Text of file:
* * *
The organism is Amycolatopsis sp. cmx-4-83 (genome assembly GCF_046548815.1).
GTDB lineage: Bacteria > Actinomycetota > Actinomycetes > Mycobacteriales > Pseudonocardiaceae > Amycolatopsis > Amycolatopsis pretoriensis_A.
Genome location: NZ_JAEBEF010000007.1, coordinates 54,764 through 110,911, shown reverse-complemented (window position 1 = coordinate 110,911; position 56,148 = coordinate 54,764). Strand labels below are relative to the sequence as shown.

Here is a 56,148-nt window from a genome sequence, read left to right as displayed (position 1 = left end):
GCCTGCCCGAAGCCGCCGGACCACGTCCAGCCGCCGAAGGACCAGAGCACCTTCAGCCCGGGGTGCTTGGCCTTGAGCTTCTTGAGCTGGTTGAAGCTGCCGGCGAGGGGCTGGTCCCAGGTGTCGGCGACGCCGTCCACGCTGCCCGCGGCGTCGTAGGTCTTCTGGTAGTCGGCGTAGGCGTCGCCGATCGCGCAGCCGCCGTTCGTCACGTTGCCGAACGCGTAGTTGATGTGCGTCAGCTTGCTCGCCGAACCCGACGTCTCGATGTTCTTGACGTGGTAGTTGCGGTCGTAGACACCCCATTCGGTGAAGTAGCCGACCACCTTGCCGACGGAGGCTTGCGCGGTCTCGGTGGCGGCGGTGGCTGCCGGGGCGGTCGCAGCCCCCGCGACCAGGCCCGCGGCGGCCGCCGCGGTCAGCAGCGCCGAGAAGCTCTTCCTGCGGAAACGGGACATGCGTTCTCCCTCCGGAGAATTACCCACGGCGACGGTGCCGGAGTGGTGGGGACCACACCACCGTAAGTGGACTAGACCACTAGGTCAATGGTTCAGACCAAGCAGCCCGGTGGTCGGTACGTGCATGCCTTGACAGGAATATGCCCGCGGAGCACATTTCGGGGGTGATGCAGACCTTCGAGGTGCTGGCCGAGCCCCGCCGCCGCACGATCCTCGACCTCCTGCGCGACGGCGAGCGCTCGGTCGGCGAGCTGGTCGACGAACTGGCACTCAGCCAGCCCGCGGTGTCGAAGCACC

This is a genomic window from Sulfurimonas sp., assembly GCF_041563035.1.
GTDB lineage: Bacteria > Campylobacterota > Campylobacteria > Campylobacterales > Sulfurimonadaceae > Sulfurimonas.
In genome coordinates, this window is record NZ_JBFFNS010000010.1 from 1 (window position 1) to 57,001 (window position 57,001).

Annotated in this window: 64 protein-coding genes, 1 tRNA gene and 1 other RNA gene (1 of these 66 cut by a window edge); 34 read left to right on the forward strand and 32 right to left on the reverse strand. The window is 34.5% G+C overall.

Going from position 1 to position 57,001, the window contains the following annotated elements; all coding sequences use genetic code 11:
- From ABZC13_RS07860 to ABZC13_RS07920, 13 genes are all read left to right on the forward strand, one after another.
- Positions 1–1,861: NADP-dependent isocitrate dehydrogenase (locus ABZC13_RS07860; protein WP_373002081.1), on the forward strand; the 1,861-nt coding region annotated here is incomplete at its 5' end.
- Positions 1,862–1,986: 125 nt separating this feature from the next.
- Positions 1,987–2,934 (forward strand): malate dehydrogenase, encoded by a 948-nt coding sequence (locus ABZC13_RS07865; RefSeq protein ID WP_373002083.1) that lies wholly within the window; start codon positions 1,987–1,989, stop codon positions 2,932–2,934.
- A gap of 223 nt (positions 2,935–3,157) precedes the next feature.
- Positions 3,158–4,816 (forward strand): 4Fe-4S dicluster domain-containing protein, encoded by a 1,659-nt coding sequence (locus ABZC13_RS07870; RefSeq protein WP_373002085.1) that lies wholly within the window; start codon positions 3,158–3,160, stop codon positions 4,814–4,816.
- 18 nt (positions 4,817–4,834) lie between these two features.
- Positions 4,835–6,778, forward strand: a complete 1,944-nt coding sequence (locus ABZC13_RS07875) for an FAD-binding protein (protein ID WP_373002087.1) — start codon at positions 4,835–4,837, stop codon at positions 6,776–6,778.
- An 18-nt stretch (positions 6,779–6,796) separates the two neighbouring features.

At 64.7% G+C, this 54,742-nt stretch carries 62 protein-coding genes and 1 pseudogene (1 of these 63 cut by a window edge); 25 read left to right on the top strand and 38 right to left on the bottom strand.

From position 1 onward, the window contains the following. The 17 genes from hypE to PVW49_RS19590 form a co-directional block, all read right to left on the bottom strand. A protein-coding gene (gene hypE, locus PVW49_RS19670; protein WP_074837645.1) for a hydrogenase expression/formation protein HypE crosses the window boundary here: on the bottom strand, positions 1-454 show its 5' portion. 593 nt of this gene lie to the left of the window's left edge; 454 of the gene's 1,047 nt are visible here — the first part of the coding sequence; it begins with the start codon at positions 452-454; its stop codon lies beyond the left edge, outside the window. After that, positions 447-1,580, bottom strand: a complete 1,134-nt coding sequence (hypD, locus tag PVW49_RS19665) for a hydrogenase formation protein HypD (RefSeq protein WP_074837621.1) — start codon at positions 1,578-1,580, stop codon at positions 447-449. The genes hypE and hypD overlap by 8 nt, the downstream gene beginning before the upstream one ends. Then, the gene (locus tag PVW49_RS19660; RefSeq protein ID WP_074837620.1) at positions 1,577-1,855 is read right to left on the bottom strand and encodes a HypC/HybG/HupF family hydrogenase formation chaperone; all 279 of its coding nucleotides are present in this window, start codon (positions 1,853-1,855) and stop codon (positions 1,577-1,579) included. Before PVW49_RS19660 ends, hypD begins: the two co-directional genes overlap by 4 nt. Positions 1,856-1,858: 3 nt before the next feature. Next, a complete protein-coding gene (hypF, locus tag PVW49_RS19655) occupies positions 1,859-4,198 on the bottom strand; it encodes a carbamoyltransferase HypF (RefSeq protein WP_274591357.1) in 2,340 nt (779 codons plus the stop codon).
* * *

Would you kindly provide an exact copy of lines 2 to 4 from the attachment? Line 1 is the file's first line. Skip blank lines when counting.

GTDB lineage: Bacteria > Actinomycetota > Actinomycetes > Mycobacteriales > Pseudonocardiaceae > Amycolatopsis > Amycolatopsis pretoriensis_A.
Genome location: NZ_JAEBEF010000007.1, coordinates 54,764 through 110,911, shown reverse-complemented (window position 1 = coordinate 110,911; position 56,148 = coordinate 54,764). Strand labels below are relative to the sequence as shown.

Here is a 56,148-nt window from a genome sequence, read left to right as displayed (position 1 = left end):